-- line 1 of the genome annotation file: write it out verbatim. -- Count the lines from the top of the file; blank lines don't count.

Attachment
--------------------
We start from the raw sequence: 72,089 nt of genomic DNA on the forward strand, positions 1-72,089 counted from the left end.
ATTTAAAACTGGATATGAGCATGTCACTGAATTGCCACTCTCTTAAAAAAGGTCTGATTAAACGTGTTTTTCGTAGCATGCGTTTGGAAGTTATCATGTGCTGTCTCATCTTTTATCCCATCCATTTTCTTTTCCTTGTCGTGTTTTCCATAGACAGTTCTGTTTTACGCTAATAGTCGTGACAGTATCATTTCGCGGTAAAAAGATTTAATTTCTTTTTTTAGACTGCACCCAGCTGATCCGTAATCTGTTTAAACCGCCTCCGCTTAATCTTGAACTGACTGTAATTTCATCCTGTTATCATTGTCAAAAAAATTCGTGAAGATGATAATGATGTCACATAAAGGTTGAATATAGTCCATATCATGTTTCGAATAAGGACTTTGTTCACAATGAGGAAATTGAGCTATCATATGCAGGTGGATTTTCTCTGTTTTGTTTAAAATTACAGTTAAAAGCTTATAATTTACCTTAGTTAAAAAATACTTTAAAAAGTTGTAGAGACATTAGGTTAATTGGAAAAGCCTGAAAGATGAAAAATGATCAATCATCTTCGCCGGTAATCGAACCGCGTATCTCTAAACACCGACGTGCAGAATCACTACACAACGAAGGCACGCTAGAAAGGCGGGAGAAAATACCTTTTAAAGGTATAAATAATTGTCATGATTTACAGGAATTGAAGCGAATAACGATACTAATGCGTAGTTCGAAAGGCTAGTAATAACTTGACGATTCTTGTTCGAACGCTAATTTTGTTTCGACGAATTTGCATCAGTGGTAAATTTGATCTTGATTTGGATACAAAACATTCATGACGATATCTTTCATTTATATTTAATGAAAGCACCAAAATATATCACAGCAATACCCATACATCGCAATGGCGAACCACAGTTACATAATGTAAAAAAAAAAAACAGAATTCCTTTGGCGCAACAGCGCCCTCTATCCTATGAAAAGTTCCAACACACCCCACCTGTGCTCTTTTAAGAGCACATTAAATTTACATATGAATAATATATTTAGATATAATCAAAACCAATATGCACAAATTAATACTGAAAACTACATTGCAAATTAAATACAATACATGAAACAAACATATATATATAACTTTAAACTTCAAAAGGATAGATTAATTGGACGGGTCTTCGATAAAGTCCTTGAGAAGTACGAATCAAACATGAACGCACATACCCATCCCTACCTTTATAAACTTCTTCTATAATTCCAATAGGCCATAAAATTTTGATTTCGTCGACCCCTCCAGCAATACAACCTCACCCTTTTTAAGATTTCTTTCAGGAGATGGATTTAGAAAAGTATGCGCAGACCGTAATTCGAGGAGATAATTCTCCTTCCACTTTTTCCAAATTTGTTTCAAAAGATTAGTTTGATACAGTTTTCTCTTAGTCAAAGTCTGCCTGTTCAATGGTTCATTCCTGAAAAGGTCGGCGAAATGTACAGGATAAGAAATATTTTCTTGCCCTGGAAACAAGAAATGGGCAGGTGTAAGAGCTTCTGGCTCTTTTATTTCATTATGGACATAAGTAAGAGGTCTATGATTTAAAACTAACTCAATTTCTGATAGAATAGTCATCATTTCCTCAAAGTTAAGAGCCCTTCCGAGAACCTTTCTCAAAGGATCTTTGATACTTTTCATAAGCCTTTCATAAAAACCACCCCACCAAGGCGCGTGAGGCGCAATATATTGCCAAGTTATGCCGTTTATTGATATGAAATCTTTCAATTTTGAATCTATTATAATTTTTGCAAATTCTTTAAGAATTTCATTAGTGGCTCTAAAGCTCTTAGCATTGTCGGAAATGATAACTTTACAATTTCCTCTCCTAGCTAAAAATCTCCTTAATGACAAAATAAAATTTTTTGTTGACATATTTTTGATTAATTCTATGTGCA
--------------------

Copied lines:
We start from the raw sequence: 72,089 nt of genomic DNA on the forward strand, positions 1-72,089 counted from the left end.